Artifact of the Month: Gambling Sticks


Presented as a “Mystery Object” in our recent visitor poll (We knew what it was, but our guests wanted to know too!), guests selected this set of Pomo gambling, or gaming, sticks as September’s Artifact of the Month. Our guests sure love a good mystery!

Native Californians played a variety of stick or dice games similar to this one, which was mostly played by women. Some of these games live on today. Depending on the local version of the game, the sticks or dice were composed of accessible and naturally occurring materials. For example, the Pomo, Wailaki, and Northern Yokuts used split sticks, whereas the Southern Yokuts, Chumash, and Chemehuevi used filled walnut shells.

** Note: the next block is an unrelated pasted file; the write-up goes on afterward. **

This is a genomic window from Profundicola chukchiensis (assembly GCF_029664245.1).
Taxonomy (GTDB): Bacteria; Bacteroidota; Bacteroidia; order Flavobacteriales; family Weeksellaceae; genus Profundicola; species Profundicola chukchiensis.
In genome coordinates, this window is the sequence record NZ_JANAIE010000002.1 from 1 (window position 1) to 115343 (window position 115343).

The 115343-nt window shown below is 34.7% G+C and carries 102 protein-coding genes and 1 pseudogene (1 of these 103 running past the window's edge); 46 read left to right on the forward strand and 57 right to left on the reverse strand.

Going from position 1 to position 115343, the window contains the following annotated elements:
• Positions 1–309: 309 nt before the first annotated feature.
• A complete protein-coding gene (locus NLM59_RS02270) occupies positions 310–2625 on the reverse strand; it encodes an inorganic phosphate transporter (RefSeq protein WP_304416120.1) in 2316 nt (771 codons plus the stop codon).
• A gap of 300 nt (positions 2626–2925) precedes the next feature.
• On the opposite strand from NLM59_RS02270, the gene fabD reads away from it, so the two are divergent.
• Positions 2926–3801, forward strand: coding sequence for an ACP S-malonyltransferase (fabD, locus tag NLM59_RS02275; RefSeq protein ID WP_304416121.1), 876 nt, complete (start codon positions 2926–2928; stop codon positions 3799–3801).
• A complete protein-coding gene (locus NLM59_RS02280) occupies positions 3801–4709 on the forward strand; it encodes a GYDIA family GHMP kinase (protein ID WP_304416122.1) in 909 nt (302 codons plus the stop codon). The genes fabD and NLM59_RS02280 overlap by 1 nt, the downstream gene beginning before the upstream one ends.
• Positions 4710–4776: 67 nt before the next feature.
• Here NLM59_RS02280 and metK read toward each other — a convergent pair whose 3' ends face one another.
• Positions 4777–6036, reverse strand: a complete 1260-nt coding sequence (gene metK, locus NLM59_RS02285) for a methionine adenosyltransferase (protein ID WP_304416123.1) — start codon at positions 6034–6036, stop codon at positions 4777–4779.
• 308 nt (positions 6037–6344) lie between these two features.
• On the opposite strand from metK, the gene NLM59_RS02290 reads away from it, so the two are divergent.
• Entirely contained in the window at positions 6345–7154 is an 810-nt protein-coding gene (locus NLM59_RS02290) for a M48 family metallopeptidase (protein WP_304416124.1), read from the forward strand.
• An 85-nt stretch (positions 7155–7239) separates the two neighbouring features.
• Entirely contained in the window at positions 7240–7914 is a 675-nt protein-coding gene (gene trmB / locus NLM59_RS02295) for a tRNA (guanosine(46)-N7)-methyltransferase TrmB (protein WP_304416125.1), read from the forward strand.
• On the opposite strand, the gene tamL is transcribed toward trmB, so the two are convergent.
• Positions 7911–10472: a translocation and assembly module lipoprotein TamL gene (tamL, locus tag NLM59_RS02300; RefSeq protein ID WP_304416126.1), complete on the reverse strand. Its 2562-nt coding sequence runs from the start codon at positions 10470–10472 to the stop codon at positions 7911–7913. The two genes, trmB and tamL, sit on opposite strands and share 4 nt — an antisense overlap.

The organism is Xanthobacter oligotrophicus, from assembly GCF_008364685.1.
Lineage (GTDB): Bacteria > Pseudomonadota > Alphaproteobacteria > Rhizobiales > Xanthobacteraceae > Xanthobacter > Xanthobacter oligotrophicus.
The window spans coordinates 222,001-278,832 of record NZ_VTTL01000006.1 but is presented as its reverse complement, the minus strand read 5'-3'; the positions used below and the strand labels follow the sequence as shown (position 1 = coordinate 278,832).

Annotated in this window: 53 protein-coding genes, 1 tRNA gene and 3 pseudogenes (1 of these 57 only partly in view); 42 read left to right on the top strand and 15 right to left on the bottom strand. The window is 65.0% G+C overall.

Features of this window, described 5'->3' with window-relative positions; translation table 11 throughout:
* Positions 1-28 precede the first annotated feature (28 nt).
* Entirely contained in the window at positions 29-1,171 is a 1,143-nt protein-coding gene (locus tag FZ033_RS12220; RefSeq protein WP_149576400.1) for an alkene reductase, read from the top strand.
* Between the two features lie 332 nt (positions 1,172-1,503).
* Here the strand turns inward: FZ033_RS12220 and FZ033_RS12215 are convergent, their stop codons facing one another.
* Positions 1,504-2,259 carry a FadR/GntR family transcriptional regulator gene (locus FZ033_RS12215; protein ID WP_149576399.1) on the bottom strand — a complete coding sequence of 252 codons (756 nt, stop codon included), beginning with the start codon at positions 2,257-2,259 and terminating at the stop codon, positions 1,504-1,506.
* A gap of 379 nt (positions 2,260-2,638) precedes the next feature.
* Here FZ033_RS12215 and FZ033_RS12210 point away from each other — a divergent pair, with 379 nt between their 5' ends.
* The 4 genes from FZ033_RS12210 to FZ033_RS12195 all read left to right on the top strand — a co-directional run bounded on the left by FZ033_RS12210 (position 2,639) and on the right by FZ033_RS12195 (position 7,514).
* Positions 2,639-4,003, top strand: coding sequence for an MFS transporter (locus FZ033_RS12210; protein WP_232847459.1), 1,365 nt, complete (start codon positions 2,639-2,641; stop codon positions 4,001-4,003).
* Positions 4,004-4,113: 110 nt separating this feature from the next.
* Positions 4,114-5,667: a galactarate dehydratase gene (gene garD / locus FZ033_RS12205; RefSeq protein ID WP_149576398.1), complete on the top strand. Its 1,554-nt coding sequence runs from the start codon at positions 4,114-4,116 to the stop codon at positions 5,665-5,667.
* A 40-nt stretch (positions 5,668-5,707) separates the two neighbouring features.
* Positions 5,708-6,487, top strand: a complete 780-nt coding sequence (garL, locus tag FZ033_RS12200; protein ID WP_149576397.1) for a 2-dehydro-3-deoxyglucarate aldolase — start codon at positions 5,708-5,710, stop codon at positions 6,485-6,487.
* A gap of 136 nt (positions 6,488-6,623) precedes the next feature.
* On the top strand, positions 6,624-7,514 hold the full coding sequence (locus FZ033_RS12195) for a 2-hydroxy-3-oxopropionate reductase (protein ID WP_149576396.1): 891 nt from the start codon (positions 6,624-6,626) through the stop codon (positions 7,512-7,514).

The number within the set could include four, six, or eight game pieces and the scoring system might depend on whether pieces fell face up (i.e. decorated side up) or face down. In one version played by the Pomo, two points were awarded when all sticks landed face up, one point when three landed up and three landed down, and zero points for any other combination.

Come in and see it for yourself, on display in the Museum now through the end of the month.

While you’re here, you can help us choose the next Artifact of the Month!